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Edible Weeds Recipes

Nasturtium and nipplewort which are very common weeds, abundant and lush in the early springtime are easy to identify are they are delicious pared together in this Nasturtium & Nipplewort Stuffed Mushrooms recipe. These two wild edible greens are peppery and slightly bitter, consecutively, when eaten fresh, but wilted down make a wonderful substitute for spinach or silverbeet (which could also be used in this recipe).

Both nasturtium and nipplewort are high in vitamin C. Nasturtium is a natural antibiotic has immune boosting, antibacterial and anti-fungal properties. It is also is high in antioxidants, potassium, phosphorus, calcium, magnesium, zinc, copper and iron. It has an unmistakable round leaf, succulent stems that attach to the back of the leaf.

Nipplewort gets its name from the plants flower buds as they resemble nipples before they flower. Along with its anti-inflammatory, antiseptic and calming effects, it can also be used for treating sore nipples which is where its name comes from. However if you brew it into a tea it can be used to stop milk flow. It can also be used for UTI's. It is high in A and B vitamins, fibre and protein along with calcium, manganese, tryptophan and phosphorus.

Nipplewort grows in a rosette and the flowers resemble dandelion or sow thistle flowers. The leaves are a spade shape with two or four smaller oval shaped leaves just further down the stem. I liberated these plants from a drain and they are super lush, so they obviously enjoy a damp spot. The leaves get smaller as the grow upwards and start to flower, they also get more bitter taste as they age.

Nasturtium & Nipplewort Stuffed Mushrooms

~New Recipe~

Vegan | Gluten-free

Serves 4

Gather your ingredients and mix the following together in a large bowl:

6 large field mushrooms

¼ c extra virgin olive oil

1 stalk of rosemary, leaves removed and roughly chopped

½ tsp salt

¼ tsp black pepper

Leave to marinate while you prepare the greens into a large pot with a lid:

600g nasturtium and nipplewort leaves, roughly chopped

1 c (250ml) water

1 tsp salt

Cook on a high heat for five minutes, until wilted, turning over during this time to ensure even cooking. Tip out into a colander and quickly cool by running under cold water. Once cold, squeeze to remove excess water and roughly chop again, set aside. Prepare the following:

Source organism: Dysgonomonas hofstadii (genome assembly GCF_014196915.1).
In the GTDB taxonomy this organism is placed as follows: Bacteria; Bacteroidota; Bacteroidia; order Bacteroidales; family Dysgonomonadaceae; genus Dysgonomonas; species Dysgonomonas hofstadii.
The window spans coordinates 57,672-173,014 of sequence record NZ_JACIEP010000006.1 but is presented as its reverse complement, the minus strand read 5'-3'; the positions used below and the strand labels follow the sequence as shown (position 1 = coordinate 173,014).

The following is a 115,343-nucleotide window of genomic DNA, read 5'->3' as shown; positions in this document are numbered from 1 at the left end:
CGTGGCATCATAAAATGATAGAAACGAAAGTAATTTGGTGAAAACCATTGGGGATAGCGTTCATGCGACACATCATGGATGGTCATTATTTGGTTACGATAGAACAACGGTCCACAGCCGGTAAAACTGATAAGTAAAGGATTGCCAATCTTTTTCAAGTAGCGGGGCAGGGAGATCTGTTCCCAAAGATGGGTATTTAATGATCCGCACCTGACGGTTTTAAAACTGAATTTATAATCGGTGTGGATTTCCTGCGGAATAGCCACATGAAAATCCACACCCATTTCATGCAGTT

4 cloves garlic, crushed

zest and juice of 1 lemon

1 c walnuts, roughly chopped

240g cream cheese, plant-based or dairy, grated

1 slice of bread, sourdough, gluten-free or regular, broken into small pieces

½ tsp salt

¼ tsp black pepper

Preheat the oven to 180°C. In a frying pan on a medium heat add:

¼ c extra virgin olive oil

Cook the mushrooms open side down for four minutes until golden. Flip them over and cook for a further four minutes until golden then remove from the pan to a baking dish with the open side facing up. To the same pan add the onion and sautee for five minutes until soft and golden, then add the garlic along with the wilted greens, lemon zest and juice. Cook for one minute then add the walnuts, cream cheese, bread and seasonings. Remove from the heat and stir together well. Divide the filling evenly between the mushrooms, packing them in to fill the hole. Drizzle with extra virgin olive oil and bake for 20 minutes until golden on the top. Serve a top soft polenta (recipe in The Veggie Tree Autumn and Winter Cookbook) or mashed kumara and potato.

Springtime is a wonderful season for wild edibles and foraging is the perfect way to get into nature, soak up some vitamin D and gather ingredients for your dinner. Enjoy this recipe friends, and if you are enjoying my recipes here on I'd love to hear from you or please leave a review or comment below.

Anna x


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